Customer Needs and Wants teaches students how to understand customer demographics to determine what their needs and wants may be.
Dealing with Difficult Customer Personalities helps students understand different personality types they may encounter when working with customers. In addition, they’ll learn how to use that information to provide better service.
Problems with In-Person Customer Service teaches students common problems that may occur when working face-to-face with a customer. Students will also learn ways to overcome those potential problems.
Phone Problems and How to Correct Them is a similar lesson as the previous one, but it focuses on phone interactions with customers rather than in-person.
Business Letters and Emails emphasizes the role that written communication plays in providing good customer service.
How to Solve Problems teaches students how to take a win-win approach to solving problems for customers.
Dealing with Customer Complaints teaches students effective strategies for handling complaints both in a proactive and reactive manner.
Using Dissatisfied Customers to Improve Loyalty ties everything together by showing students how to manage customer complaints in a way that ends up increasing customer loyalty.
Each lesson from Money Instructor comes with everything you need to teach the information, including:
- Teaching materials
- Student worksheets
- Lesson procedures
- Related activities
- Evaluation methods
Overall, these lesson plans can help you teach a variety of customer service concepts, starting with the basics and moving into more advanced topics!
The only drawback is the recommended age level.
Some lessons are listed as appropriate for middle school, while others are geared towards high schoolers and adult learners.
Because of this, it’s smart to comb through each lesson to make sure you pick the most relevant and age-appropriate ones to include in your classes.
3. Demonstrating Effective Customer Service Skills from Scott Yamahata
Scott Yamahata is a business education teacher who shares resources on CTE Online -- an online community where CTE teachers can find curriculum resources.
One of Scott’s resources is a lesson called Demonstrating Effective Customer Service Skills.
This lesson introduces students to customer service in 10 steps:
- The Hook
- Group Work & Discussion
- Demo / Modeling
- Independent Practice
- Guided Practice
- Check for Understanding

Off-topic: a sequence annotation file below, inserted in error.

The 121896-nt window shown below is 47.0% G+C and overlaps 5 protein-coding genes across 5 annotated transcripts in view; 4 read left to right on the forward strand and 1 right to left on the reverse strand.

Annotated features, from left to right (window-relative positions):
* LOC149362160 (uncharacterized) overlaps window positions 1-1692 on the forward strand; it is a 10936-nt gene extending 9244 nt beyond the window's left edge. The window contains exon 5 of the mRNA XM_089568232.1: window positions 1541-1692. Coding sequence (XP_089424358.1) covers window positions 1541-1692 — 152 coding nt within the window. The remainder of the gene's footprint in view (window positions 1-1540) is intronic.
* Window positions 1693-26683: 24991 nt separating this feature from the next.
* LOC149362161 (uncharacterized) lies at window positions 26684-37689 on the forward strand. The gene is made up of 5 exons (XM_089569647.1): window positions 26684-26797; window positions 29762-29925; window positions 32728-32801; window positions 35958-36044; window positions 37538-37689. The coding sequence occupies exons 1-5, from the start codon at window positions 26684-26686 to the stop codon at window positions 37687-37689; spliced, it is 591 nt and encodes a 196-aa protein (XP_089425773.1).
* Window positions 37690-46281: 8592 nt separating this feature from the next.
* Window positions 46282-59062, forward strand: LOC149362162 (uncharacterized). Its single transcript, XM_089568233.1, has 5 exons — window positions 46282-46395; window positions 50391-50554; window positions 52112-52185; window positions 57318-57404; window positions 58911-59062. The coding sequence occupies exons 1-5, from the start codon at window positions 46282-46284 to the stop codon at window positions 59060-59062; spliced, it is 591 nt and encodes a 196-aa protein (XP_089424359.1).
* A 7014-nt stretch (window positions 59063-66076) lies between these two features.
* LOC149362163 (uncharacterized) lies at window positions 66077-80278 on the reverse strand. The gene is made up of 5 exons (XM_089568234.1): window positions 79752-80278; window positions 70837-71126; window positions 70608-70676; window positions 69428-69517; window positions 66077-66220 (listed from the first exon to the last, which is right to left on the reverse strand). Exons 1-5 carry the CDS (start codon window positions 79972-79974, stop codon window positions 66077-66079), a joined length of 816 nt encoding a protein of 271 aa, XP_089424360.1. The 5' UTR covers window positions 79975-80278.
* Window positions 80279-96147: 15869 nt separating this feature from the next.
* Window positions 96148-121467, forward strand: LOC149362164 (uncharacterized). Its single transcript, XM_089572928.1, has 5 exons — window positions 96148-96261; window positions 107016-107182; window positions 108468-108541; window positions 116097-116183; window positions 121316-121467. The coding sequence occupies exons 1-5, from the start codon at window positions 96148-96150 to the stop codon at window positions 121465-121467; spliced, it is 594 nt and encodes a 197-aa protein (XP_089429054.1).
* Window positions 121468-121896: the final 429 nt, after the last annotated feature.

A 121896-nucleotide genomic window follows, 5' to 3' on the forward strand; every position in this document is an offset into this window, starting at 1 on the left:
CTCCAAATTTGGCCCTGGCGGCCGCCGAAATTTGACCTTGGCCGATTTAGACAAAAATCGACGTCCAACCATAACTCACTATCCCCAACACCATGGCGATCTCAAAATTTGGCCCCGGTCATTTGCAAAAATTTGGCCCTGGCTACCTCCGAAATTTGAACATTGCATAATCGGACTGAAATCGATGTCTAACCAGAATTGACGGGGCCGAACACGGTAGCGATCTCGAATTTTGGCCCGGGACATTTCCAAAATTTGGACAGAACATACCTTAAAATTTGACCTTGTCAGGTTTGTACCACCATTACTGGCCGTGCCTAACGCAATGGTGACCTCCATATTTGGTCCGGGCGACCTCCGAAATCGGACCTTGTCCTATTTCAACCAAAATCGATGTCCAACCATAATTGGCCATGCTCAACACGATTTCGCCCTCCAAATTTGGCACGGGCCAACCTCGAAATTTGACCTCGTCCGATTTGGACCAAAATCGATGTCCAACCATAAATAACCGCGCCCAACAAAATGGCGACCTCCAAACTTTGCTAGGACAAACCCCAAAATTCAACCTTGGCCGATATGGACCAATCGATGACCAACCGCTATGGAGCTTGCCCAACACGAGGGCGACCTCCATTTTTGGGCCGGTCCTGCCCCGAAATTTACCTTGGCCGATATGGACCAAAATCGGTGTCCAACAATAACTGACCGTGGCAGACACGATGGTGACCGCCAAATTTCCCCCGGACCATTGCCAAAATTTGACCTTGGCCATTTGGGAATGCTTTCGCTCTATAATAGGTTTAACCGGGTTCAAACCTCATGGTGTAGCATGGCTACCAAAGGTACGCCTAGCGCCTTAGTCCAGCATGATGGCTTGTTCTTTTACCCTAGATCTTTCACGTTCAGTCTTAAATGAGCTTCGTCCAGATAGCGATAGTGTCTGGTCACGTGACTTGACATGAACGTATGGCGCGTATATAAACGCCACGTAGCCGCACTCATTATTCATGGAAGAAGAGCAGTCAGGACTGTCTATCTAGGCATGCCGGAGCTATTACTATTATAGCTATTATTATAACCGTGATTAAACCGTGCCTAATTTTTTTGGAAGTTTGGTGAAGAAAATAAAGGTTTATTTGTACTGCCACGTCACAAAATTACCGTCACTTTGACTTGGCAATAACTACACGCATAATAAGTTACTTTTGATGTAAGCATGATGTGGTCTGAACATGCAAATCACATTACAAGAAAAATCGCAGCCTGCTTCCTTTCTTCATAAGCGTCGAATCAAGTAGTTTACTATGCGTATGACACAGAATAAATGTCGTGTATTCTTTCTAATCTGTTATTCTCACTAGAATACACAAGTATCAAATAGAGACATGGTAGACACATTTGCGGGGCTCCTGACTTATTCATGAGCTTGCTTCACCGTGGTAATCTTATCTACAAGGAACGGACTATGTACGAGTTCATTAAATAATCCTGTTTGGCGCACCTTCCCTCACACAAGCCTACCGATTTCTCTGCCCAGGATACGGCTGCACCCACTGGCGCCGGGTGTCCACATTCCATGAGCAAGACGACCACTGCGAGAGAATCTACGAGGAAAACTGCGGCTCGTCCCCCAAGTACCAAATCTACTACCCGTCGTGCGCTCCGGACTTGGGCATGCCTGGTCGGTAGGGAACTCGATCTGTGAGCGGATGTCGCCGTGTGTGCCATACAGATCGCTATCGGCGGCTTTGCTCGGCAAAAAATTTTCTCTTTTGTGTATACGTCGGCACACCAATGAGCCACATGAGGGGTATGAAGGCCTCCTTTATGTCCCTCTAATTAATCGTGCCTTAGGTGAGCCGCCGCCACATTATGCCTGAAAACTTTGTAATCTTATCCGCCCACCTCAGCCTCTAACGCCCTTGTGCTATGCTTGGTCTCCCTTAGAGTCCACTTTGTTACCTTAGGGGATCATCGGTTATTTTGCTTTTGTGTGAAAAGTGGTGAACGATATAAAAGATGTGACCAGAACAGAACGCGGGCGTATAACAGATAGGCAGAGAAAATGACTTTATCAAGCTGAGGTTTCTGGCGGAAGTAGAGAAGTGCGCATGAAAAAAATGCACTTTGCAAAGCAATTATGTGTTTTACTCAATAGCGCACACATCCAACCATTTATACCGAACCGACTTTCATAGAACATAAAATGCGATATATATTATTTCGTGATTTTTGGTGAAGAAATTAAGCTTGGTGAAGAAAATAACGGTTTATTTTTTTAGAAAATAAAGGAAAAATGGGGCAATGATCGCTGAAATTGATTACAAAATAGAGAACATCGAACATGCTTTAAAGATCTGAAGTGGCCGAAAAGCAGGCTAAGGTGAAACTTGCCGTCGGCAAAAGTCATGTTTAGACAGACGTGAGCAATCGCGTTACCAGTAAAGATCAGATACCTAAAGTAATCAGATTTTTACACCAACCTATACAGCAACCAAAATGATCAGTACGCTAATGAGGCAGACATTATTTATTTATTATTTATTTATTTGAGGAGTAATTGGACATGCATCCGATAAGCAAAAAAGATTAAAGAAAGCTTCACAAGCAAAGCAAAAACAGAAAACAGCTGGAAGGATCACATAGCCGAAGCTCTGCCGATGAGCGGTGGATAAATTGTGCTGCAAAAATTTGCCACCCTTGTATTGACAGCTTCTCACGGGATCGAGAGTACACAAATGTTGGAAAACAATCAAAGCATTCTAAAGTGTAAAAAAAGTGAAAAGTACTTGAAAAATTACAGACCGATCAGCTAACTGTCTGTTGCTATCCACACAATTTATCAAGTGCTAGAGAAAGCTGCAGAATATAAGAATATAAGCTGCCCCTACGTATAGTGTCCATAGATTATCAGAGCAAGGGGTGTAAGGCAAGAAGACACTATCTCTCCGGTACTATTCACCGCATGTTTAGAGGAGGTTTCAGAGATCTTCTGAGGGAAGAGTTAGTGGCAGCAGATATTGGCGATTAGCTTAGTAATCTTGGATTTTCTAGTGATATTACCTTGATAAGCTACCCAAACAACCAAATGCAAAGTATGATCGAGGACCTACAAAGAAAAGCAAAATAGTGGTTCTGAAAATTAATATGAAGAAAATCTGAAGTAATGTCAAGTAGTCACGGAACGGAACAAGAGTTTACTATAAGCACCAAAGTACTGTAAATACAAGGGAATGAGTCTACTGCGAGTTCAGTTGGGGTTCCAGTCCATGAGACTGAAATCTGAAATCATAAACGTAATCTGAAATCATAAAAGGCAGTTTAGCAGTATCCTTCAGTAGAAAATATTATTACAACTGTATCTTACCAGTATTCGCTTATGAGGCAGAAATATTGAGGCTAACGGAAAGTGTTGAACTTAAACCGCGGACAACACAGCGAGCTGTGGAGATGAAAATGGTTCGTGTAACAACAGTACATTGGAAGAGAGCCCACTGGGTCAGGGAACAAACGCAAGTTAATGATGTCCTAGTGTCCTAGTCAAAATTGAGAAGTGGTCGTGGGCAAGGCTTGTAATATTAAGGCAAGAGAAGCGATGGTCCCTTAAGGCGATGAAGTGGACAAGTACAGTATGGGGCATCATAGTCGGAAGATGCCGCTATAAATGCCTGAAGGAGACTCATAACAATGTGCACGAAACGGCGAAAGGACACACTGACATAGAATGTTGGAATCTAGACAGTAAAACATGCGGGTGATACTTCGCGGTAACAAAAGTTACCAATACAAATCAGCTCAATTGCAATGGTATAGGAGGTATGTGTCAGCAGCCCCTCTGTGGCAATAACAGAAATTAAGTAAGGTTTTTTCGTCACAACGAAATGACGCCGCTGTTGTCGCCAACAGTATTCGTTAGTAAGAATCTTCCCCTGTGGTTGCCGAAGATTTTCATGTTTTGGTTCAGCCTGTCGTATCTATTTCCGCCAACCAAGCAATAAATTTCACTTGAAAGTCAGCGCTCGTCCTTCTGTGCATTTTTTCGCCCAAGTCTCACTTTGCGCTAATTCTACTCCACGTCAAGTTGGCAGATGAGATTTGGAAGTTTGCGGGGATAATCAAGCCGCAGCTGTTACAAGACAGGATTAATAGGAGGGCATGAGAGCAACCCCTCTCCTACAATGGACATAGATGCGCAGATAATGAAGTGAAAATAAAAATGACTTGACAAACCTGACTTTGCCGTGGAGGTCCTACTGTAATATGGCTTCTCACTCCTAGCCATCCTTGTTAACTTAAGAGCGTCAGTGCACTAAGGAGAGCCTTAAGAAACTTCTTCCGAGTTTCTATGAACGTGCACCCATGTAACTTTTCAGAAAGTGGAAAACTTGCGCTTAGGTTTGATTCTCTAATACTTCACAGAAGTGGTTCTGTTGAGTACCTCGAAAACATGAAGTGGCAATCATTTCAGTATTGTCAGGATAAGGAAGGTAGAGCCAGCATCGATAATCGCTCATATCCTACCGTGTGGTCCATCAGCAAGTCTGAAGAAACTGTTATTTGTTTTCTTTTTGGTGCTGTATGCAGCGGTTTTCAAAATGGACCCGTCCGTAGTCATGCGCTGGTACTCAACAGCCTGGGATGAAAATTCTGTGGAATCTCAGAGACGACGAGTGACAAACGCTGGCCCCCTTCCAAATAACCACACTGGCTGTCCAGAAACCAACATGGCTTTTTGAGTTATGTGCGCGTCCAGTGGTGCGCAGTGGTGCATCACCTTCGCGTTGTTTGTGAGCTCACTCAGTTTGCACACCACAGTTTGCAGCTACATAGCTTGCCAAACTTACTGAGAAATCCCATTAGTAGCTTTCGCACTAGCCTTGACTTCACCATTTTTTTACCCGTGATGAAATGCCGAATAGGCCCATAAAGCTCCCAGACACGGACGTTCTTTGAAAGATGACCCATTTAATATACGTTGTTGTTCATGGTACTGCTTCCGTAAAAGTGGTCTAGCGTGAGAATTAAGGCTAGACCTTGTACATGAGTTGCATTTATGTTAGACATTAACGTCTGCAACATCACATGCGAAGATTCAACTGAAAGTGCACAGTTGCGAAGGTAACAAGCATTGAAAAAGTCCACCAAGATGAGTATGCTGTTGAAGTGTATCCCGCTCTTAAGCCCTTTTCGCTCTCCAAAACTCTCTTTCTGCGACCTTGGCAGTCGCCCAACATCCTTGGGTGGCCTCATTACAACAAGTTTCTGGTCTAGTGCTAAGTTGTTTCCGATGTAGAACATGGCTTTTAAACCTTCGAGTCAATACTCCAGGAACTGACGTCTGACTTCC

- Activity One
- Activity Two
This lesson begins with using a scenario to explain the concept of a win-win situation.
The teacher explains an example scenario of a parent who is angry about their child getting poor grades, and how a teacher can effectively use customer service skills to make it a win-win situation.
If you prefer to use a different scenario, you can apply the same principles to get students thinking about the basic concepts of customer service.
Group Work & Discussion
Next, it’s time for students to consider their own experiences in relation to good and bad customer service.
You’ll spur student thinking by passing out a worksheet with questions like:
- Name a time when you got good or bad customer service. What happened?
- What is the importance of customer service?
- Name a place where you feel brand loyalty. Why do you feel that way?
Have students work in small groups to fill out the worksheets and discuss their answers.
After a few minutes, call on a student from each group to share one of the scenarios that was shared.
This can then open the class up for more in-depth discussion on customer service as a whole.
Demo / Modeling
At this point of the lesson, you’ll introduce students to the four main characteristics of good customer service:
- Good product and industry knowledge
- Knowledge of customer needs
- Problem-solving skills
Then you’ll direct a class activity called “Don’t Break the Chain” in which students sit in a circle and each recite the four characteristics.
If a student forgets one of the characteristics, the “chain” breaks and goes back to the first student!
This is a good way to incorporate a small game while helping students remember the key characteristics of good customer service!
This portion of the lesson actually references the use of a worksheet from the Money Instructor Introduction to Customer Service lesson plan mentioned previously.
Students work in groups to answer the first question on the sheet, then present their answer to the rest of the class.
Next, it’s time for students to role-play one of the scenarios students created during the previous part of the lesson.
Give the groups a few minutes to plan and rehearse their demonstrations.
Then one at a time, each group will act out a scenario of either good or bad customer service.
This hands-on approach will help students experience “real-world” examples while using their creative side, which can help improve engagement!
After everyone has finished their role play scenario, it’s time to check for student understanding.
Instruct students to fill out the second question on the worksheet from Money Instructor: “Consider a school or workplace. Who would be the customers within that organization?”
Students can then write their answers and then partake in an instructor-led class discussion.
This is a great way for you to formatively assess student understanding of service from a customer’s point of view.
Now it’s time to introduce students to the difference between reactive and proactive customer service.
Reactive customer service involves dealing with an issue when it comes up.
Proactive customer service means taking preventative action based on previous knowledge of issues.
As part of this activity, students will come up with examples of each type of customer service.
Then you will ask students to role-play or explain a scenario they came up with to demonstrate each type of customer service.
This activity teaches students to apply customer service skills to solve a problem among employees.
Specifically, the student will act as an employer of a new employee who provided bad customer service.